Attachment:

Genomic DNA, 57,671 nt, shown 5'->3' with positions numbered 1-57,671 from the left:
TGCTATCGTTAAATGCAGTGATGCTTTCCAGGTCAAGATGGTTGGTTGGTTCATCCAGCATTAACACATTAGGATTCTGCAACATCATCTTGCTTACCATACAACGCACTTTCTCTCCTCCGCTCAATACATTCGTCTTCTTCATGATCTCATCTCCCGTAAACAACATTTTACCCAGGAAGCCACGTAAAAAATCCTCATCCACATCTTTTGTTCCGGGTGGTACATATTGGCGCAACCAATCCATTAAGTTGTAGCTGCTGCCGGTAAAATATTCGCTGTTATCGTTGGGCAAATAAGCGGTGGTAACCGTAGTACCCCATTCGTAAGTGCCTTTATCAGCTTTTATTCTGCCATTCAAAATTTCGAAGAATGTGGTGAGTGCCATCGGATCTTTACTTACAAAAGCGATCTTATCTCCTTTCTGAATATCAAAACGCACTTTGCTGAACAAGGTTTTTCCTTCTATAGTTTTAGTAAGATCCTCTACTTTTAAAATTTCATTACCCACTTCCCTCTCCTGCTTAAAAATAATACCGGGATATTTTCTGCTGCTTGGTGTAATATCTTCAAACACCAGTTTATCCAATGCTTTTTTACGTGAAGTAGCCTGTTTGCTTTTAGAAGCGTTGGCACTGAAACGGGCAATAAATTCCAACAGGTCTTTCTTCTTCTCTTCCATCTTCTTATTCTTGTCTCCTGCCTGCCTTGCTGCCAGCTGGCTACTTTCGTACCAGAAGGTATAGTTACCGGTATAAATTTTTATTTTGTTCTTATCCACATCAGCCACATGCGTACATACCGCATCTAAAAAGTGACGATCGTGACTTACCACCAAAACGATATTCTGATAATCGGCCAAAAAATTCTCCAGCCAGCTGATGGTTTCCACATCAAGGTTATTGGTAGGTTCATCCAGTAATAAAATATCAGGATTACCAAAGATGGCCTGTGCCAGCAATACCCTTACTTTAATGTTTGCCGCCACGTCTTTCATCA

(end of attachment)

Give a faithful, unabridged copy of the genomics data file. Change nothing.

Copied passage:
Genomic DNA, 57,671 nt, shown 5'->3' with positions numbered 1-57,671 from the left:
TGCTATCGTTAAATGCAGTGATGCTTTCCAGGTCAAGATGGTTGGTTGGTTCATCCAGCATTAACACATTAGGATTCTGCAACATCATCTTGCTTACCATACAACGCACTTTCTCTCCTCCGCTCAATACATTCGTCTTCTTCATGATCTCATCTCCCGTAAACAACATTTTACCCAGGAAGCCACGTAAAAAATCCTCATCCACATCTTTTGTTCCGGGTGGTACATATTGGCGCAACCAATCCATTAAGTTGTAGCTGCTGCCGGTAAAATATTCGCTGTTATCGTTGGGCAAATAAGCGGTGGTAACCGTAGTACCCCATTCGTAAGTGCCTTTATCAGCTTTTATTCTGCCATTCAAAATTTCGAAGAATGTGGTGAGTGCCATCGGATCTTTACTTACAAAAGCGATCTTATCTCCTTTCTGAATATCAAAACGCACTTTGCTGAACAAGGTTTTTCCTTCTATAGTTTTAGTAAGATCCTCTACTTTTAAAATTTCATTACCCACTTCCCTCTCCTGCTTAAAAATAATACCGGGATATTTTCTGCTGCTTGGTGTAATATCTTCAAACACCAGTTTATCCAATGCTTTTTTACGTGAAGTAGCCTGTTTGCTTTTAGAAGCGTTGGCACTGAAACGGGCAATAAATTCCAACAGGTCTTTCTTCTTCTCTTCCATCTTCTTATTCTTGTCTCCTGCCTGCCTTGCTGCCAGCTGGCTACTTTCGTACCAGAAGGTATAGTTACCGGTATAAATTTTTATTTTGTTCTTATCCACATCAGCCACATGCGTACATACCGCATCTAAAAAGTGACGATCGTGACTTACCACCAAAACGATATTCTGATAATCGGCCAAAAAATTCTCCAGCCAGCTGATGGTTTCCACATCAAGGTTATTGGTAGGTTCATCCAGTAATAAAATATCAGGATTACCAAAGATGGCCTGTGCCAGCAATACCCTTACTTTAATGTTTGCCGCCACGTCTTTCATCA